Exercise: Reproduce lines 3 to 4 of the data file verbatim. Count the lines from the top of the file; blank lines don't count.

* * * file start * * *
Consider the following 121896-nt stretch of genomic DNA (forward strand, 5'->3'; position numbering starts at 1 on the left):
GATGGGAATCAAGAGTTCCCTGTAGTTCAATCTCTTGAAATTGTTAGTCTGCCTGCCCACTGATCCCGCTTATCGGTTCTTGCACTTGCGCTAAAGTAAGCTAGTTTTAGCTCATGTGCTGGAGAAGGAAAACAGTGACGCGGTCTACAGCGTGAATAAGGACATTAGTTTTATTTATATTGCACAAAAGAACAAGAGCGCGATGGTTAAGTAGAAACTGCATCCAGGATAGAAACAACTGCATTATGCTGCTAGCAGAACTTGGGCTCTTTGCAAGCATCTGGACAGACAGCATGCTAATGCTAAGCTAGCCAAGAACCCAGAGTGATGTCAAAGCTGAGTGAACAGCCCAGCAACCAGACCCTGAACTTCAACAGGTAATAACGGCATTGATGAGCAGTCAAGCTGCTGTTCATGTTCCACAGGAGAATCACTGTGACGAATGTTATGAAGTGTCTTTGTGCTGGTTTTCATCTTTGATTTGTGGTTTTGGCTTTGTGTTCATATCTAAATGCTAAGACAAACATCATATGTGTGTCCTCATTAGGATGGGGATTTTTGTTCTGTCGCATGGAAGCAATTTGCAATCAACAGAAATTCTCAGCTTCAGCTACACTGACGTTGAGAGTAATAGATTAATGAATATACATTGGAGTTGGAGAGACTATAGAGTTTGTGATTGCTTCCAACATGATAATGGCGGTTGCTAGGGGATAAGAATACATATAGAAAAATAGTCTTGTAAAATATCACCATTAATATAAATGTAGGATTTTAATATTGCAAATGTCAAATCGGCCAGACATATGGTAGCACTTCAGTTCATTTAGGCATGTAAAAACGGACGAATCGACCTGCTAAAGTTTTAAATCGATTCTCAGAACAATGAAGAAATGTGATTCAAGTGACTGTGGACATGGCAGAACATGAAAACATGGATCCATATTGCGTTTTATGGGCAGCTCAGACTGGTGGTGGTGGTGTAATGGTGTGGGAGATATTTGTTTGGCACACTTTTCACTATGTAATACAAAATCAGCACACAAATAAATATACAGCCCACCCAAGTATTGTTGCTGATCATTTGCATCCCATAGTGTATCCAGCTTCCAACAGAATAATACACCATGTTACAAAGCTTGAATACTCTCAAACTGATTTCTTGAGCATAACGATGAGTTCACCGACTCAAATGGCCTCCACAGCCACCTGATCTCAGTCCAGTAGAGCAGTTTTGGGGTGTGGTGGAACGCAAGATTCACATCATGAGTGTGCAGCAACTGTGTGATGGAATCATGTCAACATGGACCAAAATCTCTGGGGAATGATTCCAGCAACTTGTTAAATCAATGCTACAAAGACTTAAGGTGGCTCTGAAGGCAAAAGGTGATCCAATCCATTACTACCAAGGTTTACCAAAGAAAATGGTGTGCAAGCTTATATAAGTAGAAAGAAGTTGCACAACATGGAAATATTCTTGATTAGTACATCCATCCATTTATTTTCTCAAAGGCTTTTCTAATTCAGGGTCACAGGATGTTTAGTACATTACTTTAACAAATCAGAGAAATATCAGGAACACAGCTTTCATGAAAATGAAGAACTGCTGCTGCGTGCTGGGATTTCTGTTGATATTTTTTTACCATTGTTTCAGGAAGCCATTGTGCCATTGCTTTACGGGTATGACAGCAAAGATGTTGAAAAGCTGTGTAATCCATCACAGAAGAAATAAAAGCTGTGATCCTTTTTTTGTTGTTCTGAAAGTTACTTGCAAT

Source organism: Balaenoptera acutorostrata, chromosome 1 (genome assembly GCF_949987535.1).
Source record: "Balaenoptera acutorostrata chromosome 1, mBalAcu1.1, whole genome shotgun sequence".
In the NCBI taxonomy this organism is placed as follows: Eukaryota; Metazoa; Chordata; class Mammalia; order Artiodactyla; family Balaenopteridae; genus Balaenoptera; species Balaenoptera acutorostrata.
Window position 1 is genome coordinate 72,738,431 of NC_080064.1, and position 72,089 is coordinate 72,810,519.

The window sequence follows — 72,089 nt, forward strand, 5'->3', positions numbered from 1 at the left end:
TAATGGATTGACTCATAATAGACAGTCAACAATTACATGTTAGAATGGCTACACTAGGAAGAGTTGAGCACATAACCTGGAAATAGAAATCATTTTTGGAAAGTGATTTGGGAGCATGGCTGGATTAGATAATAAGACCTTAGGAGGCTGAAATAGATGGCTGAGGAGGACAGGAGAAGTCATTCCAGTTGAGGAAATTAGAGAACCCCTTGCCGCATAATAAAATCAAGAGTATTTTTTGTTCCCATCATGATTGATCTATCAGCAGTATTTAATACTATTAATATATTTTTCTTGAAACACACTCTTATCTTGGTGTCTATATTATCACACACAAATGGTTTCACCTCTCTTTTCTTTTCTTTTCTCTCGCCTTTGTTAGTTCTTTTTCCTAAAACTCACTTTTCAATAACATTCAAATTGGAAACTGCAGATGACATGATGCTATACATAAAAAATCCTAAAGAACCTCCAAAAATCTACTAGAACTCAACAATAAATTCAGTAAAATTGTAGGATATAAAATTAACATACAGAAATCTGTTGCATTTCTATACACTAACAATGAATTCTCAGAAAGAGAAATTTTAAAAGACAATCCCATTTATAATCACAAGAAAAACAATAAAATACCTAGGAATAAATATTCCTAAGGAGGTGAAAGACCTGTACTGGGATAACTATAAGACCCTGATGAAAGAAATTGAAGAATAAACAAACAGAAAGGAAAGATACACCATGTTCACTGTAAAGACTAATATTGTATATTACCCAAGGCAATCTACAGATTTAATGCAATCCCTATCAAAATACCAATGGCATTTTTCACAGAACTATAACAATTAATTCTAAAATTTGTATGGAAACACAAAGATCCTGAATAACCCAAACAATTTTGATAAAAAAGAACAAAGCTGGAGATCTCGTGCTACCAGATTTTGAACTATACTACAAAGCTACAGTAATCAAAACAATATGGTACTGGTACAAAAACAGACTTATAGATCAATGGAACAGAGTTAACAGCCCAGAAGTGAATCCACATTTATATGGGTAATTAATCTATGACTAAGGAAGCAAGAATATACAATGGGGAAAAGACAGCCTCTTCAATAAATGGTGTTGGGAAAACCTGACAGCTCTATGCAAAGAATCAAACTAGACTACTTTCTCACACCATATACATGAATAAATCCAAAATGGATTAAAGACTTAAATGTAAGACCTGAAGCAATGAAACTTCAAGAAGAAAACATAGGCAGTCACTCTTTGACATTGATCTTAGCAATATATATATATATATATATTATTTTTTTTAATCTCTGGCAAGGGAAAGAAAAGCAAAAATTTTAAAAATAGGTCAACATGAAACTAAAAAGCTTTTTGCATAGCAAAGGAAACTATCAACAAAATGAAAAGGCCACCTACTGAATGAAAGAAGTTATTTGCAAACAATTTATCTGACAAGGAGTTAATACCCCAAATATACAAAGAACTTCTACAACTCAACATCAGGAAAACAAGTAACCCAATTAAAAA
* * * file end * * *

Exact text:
Source organism: Balaenoptera acutorostrata, chromosome 1 (genome assembly GCF_949987535.1).
Source record: "Balaenoptera acutorostrata chromosome 1, mBalAcu1.1, whole genome shotgun sequence".